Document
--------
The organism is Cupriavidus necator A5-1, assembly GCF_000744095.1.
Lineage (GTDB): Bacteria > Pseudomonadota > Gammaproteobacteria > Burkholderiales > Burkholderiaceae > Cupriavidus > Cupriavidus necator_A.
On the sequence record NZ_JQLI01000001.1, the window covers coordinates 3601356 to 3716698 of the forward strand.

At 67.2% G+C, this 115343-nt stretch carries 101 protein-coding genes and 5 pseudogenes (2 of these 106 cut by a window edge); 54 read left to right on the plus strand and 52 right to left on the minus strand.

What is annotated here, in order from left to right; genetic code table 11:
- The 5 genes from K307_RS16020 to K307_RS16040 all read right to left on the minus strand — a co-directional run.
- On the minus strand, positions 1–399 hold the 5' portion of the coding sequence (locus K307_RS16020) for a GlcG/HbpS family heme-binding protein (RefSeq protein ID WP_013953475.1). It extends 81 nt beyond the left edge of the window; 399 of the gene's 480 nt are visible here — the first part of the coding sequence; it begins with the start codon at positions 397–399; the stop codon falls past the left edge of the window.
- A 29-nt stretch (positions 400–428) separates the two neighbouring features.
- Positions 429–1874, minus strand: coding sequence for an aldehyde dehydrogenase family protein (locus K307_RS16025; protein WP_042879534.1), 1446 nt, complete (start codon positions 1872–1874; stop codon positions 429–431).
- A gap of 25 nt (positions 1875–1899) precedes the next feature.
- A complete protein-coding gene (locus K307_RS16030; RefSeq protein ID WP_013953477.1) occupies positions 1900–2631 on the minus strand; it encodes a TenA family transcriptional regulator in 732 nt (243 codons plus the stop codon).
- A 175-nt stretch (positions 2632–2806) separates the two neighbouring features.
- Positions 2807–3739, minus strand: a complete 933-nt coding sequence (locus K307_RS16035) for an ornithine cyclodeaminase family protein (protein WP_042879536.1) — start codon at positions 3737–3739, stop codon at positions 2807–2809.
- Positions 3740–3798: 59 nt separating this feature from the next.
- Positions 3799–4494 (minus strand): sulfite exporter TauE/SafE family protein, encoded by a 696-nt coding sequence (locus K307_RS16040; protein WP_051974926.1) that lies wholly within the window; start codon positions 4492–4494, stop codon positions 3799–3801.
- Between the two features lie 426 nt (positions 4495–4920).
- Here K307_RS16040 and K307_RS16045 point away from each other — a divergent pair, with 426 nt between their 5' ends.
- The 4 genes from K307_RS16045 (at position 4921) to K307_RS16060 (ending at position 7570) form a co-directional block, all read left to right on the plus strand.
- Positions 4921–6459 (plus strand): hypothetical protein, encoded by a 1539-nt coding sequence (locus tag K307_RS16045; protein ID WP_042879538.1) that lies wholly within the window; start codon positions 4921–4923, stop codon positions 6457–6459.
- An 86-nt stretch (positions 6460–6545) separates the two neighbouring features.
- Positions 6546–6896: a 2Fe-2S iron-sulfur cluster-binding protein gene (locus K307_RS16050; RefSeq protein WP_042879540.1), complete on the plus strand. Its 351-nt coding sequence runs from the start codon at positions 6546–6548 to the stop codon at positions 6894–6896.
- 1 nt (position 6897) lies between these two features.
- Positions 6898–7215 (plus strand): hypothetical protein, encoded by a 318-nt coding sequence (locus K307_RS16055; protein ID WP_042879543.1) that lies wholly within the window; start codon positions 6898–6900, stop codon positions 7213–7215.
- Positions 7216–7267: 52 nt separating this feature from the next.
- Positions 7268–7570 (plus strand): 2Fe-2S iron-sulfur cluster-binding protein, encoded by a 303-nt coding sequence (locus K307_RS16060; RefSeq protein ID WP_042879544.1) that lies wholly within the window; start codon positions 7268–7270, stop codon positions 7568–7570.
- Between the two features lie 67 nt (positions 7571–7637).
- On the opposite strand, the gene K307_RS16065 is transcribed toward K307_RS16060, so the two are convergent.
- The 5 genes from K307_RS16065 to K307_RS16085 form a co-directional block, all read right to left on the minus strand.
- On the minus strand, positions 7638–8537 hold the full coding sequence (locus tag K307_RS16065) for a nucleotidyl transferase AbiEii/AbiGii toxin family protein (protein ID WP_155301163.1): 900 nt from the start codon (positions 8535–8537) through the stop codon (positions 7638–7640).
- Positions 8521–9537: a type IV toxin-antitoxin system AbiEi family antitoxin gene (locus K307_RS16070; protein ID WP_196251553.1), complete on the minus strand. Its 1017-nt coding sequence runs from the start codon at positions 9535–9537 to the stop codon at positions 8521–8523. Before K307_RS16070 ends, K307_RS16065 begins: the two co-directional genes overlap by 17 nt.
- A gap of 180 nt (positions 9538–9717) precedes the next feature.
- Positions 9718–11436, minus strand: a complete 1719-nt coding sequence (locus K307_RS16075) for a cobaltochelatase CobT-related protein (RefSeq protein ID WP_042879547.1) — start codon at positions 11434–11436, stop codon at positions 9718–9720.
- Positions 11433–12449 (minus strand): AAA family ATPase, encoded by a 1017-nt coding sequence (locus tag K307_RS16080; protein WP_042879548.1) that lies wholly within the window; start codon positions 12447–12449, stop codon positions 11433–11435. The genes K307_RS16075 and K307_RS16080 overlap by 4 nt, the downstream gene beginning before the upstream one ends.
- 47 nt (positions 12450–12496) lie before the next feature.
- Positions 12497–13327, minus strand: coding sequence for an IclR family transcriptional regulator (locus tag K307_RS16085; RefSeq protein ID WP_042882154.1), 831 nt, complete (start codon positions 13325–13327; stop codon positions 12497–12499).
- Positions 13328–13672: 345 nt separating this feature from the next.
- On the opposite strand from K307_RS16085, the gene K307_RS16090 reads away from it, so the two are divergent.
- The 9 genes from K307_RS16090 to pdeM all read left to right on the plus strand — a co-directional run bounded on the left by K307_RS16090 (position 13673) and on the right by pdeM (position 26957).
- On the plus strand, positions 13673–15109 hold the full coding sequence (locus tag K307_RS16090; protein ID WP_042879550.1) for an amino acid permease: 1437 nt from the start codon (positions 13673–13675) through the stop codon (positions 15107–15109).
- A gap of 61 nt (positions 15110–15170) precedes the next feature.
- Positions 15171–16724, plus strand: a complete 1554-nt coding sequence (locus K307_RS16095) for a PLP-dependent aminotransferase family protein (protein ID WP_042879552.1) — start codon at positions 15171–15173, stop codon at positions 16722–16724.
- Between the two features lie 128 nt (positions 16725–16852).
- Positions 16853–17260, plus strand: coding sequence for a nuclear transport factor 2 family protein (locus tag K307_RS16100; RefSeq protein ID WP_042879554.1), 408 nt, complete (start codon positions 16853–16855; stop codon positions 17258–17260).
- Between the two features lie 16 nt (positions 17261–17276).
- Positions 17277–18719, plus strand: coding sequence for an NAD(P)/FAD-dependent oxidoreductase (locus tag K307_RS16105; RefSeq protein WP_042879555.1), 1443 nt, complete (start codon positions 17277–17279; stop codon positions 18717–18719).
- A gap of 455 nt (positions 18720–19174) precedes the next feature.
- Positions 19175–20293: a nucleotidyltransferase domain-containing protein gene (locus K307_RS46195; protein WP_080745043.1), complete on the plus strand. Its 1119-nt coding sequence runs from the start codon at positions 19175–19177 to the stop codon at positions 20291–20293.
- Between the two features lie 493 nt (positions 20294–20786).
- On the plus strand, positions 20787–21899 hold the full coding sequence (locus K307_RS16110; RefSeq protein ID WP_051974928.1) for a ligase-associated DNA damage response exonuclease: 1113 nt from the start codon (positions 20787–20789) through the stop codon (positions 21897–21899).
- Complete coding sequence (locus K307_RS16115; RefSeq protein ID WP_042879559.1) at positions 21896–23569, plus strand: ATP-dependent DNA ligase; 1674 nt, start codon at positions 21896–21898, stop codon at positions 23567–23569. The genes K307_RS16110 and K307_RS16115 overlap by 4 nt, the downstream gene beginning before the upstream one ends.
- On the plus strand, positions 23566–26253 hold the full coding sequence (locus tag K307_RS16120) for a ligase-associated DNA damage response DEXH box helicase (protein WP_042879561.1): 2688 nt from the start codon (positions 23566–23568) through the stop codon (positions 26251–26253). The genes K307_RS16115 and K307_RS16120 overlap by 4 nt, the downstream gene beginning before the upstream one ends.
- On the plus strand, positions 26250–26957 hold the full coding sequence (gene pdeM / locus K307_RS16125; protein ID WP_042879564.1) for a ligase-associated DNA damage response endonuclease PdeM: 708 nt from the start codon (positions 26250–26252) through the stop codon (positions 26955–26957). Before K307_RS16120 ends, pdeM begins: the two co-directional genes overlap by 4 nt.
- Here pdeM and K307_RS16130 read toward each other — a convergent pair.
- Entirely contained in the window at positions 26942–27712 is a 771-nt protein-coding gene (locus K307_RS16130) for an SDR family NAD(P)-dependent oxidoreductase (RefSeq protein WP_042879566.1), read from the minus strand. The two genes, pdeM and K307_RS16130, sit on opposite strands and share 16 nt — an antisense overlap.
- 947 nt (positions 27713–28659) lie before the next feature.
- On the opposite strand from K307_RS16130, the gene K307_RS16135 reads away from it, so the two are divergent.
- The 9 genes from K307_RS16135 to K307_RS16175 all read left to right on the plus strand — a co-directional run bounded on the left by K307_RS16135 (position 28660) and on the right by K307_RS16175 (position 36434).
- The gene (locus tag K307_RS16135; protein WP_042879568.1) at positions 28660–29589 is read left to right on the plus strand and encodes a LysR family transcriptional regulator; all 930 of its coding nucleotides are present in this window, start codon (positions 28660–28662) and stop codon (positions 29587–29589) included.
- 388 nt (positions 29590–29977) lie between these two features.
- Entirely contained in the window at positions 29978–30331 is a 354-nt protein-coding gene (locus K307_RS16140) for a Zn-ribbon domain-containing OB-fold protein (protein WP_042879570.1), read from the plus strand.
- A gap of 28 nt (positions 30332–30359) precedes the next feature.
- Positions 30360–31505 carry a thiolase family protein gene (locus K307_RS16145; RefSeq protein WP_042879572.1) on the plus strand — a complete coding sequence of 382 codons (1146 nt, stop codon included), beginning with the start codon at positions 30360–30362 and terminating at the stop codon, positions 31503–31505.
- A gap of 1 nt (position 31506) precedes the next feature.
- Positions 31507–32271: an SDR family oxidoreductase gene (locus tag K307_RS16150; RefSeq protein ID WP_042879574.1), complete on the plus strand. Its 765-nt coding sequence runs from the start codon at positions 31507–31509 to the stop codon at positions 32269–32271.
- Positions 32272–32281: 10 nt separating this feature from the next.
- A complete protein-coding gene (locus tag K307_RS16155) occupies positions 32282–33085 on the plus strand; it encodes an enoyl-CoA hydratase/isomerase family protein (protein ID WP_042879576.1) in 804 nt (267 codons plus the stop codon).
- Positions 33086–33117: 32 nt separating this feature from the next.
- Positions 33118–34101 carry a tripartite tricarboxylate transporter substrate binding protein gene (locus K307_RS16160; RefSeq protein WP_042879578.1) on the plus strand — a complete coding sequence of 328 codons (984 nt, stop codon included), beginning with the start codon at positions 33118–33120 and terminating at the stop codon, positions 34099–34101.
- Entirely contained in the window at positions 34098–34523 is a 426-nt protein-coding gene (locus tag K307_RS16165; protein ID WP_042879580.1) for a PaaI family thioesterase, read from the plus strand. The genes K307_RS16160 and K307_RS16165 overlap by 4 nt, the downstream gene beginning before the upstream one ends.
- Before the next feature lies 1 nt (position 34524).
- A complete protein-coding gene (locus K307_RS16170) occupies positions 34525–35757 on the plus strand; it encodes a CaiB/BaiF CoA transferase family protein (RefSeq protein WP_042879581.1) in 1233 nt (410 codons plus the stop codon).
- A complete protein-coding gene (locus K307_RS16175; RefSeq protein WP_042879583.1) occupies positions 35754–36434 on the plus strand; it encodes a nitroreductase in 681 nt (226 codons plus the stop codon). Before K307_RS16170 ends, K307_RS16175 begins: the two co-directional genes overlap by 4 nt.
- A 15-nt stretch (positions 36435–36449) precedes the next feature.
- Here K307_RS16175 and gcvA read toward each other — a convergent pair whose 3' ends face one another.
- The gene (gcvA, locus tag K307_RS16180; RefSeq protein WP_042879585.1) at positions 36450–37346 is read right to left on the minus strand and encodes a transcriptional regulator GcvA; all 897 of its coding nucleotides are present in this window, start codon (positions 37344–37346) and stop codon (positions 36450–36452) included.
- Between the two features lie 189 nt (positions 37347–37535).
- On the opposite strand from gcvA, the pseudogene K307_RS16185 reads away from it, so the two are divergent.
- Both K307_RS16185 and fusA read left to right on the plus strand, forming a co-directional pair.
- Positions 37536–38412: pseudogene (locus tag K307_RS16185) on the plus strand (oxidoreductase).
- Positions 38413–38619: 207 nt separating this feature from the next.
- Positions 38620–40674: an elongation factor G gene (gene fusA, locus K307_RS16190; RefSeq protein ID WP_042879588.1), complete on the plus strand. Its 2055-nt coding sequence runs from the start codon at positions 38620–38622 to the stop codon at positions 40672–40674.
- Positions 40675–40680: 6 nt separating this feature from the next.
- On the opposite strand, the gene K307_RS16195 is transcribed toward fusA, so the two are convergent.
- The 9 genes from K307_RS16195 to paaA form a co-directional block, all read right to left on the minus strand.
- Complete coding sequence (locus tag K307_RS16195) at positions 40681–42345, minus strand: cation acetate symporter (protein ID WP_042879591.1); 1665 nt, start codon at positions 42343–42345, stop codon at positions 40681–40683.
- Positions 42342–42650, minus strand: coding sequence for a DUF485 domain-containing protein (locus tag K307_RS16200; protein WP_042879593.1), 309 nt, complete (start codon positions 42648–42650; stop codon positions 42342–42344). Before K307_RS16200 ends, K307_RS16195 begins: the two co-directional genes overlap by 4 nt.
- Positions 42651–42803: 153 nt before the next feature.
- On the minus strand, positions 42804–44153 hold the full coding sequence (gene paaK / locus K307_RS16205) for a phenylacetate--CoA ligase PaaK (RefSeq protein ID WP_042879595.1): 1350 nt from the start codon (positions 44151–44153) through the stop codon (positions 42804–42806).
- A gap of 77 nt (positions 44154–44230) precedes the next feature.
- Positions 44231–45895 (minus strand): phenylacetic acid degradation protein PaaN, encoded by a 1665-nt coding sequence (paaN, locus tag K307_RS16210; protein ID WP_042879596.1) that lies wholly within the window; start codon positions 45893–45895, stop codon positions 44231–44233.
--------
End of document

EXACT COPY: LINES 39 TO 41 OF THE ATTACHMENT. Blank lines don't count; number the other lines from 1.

- On the plus strand, positions 13673–15109 hold the full coding sequence (locus tag K307_RS16090; protein ID WP_042879550.1) for an amino acid permease: 1437 nt from the start codon (positions 13673–13675) through the stop codon (positions 15107–15109).
- A gap of 61 nt (positions 15110–15170) precedes the next feature.
- Positions 15171–16724, plus strand: a complete 1554-nt coding sequence (locus K307_RS16095) for a PLP-dependent aminotransferase family protein (protein ID WP_042879552.1) — start codon at positions 15171–15173, stop codon at positions 16722–16724.